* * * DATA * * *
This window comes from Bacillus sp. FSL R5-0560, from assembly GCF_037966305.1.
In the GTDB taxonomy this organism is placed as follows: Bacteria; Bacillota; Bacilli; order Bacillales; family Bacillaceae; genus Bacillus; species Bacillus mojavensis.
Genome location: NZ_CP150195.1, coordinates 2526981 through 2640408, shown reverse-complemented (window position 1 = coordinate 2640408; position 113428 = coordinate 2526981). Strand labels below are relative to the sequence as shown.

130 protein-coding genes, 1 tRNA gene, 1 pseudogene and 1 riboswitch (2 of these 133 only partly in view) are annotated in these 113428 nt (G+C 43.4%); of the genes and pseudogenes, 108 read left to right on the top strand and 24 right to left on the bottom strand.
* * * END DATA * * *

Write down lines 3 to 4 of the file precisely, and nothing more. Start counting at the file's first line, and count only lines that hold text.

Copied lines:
Genome location: NZ_CP150195.1, coordinates 2526981 through 2640408, shown reverse-complemented (window position 1 = coordinate 2640408; position 113428 = coordinate 2526981). Strand labels below are relative to the sequence as shown.

130 protein-coding genes, 1 tRNA gene, 1 pseudogene and 1 riboswitch (2 of these 133 only partly in view) are annotated in these 113428 nt (G+C 43.4%); of the genes and pseudogenes, 108 read left to right on the top strand and 24 right to left on the bottom strand.